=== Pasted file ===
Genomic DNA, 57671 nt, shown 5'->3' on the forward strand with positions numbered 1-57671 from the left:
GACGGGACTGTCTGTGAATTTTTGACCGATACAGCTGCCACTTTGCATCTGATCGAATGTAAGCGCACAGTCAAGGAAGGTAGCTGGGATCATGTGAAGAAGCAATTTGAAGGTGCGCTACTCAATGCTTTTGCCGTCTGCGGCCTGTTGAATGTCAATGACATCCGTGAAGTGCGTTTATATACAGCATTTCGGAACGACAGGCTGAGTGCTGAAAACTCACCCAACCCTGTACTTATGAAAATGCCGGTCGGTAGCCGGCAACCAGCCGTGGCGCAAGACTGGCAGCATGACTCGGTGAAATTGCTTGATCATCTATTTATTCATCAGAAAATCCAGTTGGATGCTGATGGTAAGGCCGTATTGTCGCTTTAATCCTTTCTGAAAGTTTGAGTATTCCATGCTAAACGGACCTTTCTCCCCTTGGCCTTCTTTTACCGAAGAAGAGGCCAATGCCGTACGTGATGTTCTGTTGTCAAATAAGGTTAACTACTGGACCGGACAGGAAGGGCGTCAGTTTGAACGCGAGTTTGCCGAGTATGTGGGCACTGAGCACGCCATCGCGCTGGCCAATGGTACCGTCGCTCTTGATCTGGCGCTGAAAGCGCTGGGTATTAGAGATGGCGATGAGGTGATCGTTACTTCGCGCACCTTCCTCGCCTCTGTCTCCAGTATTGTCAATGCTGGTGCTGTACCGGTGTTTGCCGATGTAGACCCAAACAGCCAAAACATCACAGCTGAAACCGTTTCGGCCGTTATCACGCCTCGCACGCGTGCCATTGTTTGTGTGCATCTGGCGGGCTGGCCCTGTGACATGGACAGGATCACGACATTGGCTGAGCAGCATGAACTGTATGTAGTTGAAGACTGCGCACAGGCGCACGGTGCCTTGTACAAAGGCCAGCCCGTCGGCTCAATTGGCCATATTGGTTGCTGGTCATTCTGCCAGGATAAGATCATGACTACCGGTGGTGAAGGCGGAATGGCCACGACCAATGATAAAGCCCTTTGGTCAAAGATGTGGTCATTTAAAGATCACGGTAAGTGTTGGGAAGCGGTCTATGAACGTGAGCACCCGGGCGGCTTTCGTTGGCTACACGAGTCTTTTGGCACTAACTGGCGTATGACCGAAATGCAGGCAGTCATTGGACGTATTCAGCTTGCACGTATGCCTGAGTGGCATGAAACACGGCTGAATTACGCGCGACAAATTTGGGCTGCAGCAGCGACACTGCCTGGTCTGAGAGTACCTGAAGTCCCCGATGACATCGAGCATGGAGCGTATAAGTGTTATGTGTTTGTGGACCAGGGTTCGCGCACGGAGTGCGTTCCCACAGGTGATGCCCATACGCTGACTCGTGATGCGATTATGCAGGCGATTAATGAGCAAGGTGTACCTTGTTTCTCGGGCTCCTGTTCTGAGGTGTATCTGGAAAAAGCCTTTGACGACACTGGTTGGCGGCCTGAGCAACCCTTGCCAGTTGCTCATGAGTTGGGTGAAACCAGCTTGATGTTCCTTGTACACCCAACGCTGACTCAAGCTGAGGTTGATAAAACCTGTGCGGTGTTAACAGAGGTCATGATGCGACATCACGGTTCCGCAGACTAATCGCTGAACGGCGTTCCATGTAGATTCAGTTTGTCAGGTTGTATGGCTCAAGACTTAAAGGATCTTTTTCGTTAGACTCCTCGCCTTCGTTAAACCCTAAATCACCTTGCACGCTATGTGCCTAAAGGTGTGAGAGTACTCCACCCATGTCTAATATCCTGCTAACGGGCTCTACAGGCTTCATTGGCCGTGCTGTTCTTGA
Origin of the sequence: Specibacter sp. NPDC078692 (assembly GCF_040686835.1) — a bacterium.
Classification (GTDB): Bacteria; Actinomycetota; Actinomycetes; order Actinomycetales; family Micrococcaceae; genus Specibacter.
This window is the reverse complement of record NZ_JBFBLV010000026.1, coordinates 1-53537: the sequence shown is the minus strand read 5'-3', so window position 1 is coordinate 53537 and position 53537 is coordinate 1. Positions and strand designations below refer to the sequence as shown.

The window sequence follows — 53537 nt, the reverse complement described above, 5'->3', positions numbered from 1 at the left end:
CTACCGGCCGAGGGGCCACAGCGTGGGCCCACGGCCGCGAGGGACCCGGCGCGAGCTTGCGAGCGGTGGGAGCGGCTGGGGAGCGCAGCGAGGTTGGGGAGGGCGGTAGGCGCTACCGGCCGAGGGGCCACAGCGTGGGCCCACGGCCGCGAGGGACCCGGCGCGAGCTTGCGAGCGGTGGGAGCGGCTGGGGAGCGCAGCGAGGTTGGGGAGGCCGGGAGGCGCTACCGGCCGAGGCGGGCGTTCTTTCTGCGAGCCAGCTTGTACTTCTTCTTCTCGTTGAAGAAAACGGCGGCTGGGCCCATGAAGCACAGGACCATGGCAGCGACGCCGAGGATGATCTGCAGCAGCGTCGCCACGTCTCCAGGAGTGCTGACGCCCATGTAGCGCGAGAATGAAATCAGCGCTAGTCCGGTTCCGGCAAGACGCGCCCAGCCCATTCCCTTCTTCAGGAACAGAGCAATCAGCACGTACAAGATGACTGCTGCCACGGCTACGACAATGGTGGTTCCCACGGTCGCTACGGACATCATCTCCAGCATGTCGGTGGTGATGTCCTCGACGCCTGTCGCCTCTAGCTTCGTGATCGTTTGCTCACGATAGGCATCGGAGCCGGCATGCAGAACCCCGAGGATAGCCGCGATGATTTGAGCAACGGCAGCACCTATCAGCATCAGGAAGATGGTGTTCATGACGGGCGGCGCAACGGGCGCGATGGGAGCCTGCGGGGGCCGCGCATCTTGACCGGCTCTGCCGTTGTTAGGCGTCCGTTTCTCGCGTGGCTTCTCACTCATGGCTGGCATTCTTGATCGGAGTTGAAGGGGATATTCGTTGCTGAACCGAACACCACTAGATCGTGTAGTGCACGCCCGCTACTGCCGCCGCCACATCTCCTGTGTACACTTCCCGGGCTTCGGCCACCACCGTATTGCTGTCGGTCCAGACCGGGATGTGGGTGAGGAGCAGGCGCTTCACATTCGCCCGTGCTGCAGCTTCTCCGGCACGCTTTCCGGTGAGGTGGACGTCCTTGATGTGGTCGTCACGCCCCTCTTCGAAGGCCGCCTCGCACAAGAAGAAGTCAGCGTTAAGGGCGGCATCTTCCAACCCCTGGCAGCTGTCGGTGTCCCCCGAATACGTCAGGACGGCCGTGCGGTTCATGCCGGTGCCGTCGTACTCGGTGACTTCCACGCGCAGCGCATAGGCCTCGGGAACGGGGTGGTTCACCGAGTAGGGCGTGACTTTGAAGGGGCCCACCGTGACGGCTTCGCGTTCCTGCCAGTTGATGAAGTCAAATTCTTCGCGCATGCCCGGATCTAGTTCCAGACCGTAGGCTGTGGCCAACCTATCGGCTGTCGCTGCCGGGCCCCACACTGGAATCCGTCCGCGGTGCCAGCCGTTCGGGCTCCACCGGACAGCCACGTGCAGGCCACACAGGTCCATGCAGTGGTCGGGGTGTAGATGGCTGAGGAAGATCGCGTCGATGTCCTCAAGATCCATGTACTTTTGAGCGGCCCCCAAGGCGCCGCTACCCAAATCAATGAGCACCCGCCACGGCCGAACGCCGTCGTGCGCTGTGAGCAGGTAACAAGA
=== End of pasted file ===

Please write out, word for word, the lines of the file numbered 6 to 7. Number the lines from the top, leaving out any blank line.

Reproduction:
The window sequence follows — 53537 nt, the reverse complement described above, 5'->3', positions numbered from 1 at the left end:
CTACCGGCCGAGGGGCCACAGCGTGGGCCCACGGCCGCGAGGGACCCGGCGCGAGCTTGCGAGCGGTGGGAGCGGCTGGGGAGCGCAGCGAGGTTGGGGAGGGCGGTAGGCGCTACCGGCCGAGGGGCCACAGCGTGGGCCCACGGCCGCGAGGGACCCGGCGCGAGCTTGCGAGCGGTGGGAGCGGCTGGGGAGCGCAGCGAGGTTGGGGAGGCCGGGAGGCGCTACCGGCCGAGGCGGGCGTTCTTTCTGCGAGCCAGCTTGTACTTCTTCTTCTCGTTGAAGAAAACGGCGGCTGGGCCCATGAAGCACAGGACCATGGCAGCGACGCCGAGGATGATCTGCAGCAGCGTCGCCACGTCTCCAGGAGTGCTGACGCCCATGTAGCGCGAGAATGAAATCAGCGCTAGTCCGGTTCCGGCAAGACGCGCCCAGCCCATTCCCTTCTTCAGGAACAGAGCAATCAGCACGTACAAGATGACTGCTGCCACGGCTACGACAATGGTGGTTCCCACGGTCGCTACGGACATCATCTCCAGCATGTCGGTGGTGATGTCCTCGACGCCTGTCGCCTCTAGCTTCGTGATCGTTTGCTCACGATAGGCATCGGAGCCGGCATGCAGAACCCCGAGGATAGCCGCGATGATTTGAGCAACGGCAGCACCTATCAGCATCAGGAAGATGGTGTTCATGACGGGCGGCGCAACGGGCGCGATGGGAGCCTGCGGGGGCCGCGCATCTTGACCGGCTCTGCCGTTGTTAGGCGTCCGTTTCTCGCGTGGCTTCTCACTCATGGCTGGCATTCTTGATCGGAGTTGAAGGGGATATTCGTTGCTGAACCGAACACCACTAGATCGTGTAGTGCACGCCCGCTACTGCCGCCGCCACATCTCCTGTGTACACTTCCCGGGCTTCGGCCACCACCGTATTGCTGTCGGTCCAGACCGGGATGTGGGTGAGGAGCAGGCGCTTCACATTCGCCCGTGCTGCAGCTTCTCCGGCACGCTTTCCGGTGAGGTGGACGTCCTTGATGTGGTCGTCACGCCCCTCTTCGAAGGCCGCCTCGCACAAGAAGAAGTCAGCGTTAAGGGCGGCATCTTCCAACCCCTGGCAGCTGTCGGTGTCCCCCGAATACGTCAGGACGGCCGTGCGGTTCATGCCGGTGCCGTCGTACTCGGTGACTTCCACGCGCAGCGCATAGGCCTCGGGAACGGGGTGGTTCACCGAGTAGGGCGTGACTTTGAAGGGGCCCACCGTGACGGCTTCGCGTTCCTGCCAGTTGATGAAGTCAAATTCTTCGCGCATGCCCGGATCTAGTTCCAGACCGTAGGCTGTGGCCAACCTATCGGCTGTCGCTGCCGGGCCCCACACTGGAATCCGTCCGCGGTGCCAGCCGTTCGGGCTCCACCGGACAGCCACGTGCAGGCCACACAGGTCCATGCAGTGGTCGGGGTGTAGATGGCTGAGGAAGATCGCGTCGATGTCCTCAAGATCCATGTACTTTTGAGCGGCCCCCAAGGCGCCGCTACCCAAATCAATGAGCACCCGCCACGGCCGAACGCCGTCGTGCGCTGTGAGCAGGTAACAAGA